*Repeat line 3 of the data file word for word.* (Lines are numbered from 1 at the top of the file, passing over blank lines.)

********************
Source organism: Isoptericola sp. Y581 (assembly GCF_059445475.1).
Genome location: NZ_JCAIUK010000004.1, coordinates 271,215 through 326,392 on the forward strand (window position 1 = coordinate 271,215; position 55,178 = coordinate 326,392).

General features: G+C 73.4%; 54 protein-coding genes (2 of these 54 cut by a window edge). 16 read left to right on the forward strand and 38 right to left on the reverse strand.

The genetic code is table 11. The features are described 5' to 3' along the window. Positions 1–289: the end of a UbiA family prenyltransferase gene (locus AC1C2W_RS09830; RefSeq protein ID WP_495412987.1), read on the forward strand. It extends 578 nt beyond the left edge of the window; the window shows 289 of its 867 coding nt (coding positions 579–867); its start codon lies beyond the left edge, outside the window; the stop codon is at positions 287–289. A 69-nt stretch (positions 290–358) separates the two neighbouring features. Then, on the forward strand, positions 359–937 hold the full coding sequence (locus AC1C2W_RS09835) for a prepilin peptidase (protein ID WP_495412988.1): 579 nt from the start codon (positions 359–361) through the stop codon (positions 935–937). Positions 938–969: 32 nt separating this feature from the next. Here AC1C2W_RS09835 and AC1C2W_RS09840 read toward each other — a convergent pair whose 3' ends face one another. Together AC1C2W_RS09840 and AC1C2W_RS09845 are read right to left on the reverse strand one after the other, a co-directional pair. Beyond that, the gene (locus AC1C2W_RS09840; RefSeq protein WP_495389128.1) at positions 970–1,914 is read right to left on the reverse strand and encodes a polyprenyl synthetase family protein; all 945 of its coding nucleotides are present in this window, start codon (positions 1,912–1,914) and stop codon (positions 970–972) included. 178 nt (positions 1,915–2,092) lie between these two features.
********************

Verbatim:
General features: G+C 73.4%; 54 protein-coding genes (2 of these 54 cut by a window edge). 16 read left to right on the forward strand and 38 right to left on the reverse strand.